1 answer
345 views

When does the letter s after ex- get omitted?

I ask this since there is so much variation in this situation. For example, s after ex- prefixed words mostly gets omitted in later period texts, but can also be found in Vergil's work, despite also ...
4 votes
1 answer
350 views

Why do translators translate Newton's 2nd law as though it referred to "force" when it does not mention force?

Here's Newton's 2nd law. Lex II: Mutationem motus proportionalem esse vi motrici impressae, et fieri secundum lineam rectam qua vis illa imprimitur. The term esse vi motrici is often translated as ...
6 votes
1 answer
95 views
+100

Should apposition in ancient Greek be identified as juxtaposition or coordination?

I have noticed in Greek grammars that varying descriptions of the syntactic relationship of elements placed side-by-side (with no conjunction) have been alternately described as either A) (...
3 votes
1 answer
44 views

Degenerate vs Degeneracy

How would you distinguish between the verb and acting/being in the state of? Does degeneratum capture that concept (I.E - propter degeneratum or per degeneratum)? Or does that instead translate as a ...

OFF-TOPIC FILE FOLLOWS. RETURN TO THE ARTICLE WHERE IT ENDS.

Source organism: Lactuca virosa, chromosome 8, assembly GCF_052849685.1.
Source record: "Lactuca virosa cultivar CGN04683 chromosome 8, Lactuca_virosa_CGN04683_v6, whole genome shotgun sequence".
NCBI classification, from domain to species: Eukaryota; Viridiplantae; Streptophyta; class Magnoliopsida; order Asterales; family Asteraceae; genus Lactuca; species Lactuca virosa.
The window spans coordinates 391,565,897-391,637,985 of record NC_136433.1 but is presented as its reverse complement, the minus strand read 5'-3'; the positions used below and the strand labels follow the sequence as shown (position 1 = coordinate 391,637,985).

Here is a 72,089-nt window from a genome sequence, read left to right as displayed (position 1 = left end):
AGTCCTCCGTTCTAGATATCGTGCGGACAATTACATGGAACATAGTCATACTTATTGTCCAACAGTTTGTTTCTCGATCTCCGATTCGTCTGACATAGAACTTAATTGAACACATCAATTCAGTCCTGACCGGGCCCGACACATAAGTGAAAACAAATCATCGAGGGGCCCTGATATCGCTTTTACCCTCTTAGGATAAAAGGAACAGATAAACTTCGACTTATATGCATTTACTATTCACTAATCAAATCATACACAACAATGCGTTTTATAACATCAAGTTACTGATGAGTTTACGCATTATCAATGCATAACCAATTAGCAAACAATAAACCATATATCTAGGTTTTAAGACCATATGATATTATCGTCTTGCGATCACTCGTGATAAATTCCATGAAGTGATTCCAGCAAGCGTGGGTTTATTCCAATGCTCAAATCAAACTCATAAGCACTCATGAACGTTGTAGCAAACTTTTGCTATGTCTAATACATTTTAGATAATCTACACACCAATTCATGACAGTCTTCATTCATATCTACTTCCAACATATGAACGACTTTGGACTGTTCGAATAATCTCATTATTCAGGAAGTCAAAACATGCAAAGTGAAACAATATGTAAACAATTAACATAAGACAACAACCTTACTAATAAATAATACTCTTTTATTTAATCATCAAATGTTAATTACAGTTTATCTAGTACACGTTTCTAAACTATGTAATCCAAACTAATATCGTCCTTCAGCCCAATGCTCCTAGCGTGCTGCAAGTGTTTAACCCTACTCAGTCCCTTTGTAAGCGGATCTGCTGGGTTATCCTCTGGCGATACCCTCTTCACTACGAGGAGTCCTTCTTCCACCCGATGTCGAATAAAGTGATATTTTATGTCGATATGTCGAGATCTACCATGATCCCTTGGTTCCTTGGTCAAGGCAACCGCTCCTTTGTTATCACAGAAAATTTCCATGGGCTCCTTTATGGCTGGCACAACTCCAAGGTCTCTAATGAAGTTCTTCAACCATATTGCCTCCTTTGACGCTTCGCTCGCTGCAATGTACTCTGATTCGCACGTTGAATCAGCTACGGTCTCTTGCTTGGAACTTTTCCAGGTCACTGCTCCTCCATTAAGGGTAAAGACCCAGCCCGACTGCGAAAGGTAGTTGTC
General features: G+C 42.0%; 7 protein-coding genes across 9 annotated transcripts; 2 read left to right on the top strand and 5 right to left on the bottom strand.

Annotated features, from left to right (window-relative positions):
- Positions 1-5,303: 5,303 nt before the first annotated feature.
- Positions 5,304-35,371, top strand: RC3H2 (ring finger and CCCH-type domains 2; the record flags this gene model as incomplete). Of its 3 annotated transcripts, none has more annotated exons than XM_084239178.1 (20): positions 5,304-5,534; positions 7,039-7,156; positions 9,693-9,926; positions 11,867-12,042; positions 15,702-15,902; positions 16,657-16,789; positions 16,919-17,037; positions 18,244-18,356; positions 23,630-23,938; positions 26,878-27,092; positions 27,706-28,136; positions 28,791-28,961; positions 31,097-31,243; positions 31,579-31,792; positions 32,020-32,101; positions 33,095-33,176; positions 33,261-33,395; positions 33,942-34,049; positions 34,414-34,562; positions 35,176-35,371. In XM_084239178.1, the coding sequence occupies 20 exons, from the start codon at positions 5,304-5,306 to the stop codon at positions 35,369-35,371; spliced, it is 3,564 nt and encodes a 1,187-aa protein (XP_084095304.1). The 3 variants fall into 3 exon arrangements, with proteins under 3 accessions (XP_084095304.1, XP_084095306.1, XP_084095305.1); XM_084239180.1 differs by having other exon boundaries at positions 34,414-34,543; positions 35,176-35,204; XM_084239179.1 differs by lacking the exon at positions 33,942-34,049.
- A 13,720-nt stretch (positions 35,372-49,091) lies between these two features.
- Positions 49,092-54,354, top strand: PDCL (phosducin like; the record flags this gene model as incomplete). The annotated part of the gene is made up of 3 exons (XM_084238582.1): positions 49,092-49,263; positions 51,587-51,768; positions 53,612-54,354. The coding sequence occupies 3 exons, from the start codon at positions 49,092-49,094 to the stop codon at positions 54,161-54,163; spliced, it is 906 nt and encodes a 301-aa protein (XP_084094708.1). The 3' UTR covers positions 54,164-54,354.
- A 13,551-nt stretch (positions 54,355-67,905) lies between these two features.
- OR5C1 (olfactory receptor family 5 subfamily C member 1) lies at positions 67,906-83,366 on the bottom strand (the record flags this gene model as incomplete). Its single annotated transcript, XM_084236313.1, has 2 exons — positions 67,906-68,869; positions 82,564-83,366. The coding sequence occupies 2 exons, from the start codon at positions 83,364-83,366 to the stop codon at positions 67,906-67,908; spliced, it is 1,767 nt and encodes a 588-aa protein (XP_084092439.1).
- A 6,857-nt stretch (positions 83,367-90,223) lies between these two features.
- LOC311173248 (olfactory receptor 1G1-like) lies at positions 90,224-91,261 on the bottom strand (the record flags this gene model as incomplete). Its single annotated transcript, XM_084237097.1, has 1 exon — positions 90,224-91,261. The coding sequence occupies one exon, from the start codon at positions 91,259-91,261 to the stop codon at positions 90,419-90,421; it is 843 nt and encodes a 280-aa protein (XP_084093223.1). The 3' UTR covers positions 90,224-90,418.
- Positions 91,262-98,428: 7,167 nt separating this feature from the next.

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5 votes
2 answers
142 views

Latin Equivalent of "Comparing Apples and Oranges"

Is there an equivalent Latin expression that is similar to "comparing apples and oranges"? For example: Person 1: Our hockey goalie is so much better than your hockey goalie! Our hockey ...
8 votes
1 answer
83 views

Stacking many infinitives

Consider the sentence: Dixit se velle posse audere venire. ("He said that he wants to be able to dare to come.") This has a stack of four infinitives. In theory we might be able to stack as ...
2 votes
1 answer
78 views

Meaning of old Greek neighborhoods' names

I was curious about the meaning/origins/etymology of the names of some of the well-known historic neighborhoods of central Athens. I can assume that due to their age, there's a connection to classical ...
7 votes
1 answer
163 views

Use of gerund with ablative of means or method

A beginner's question: when using an ablative of means/method where the means/method in question is a verb, does that verb take the gerund ablative form? This is the sentence which prompted the ...
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-1 votes
0 answers
81 views

Words that have both transitive and intransitive force

Some words seem to have both transitive and intransitive meanings. For example, fallo means to cheat or deceive, but it can also mean to be mistaken. So, you can either deceive someone else, or you ...
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8 votes
1 answer
328 views

How to express "a little bit of" a mass noun outside of the nominative or accusative case

How do you say "a little (small amount) of" a mass noun when the noun phrase is not in the nominative or accusative case or is the object of a preposition? Normally a partitive genitive is ...
5 votes
1 answer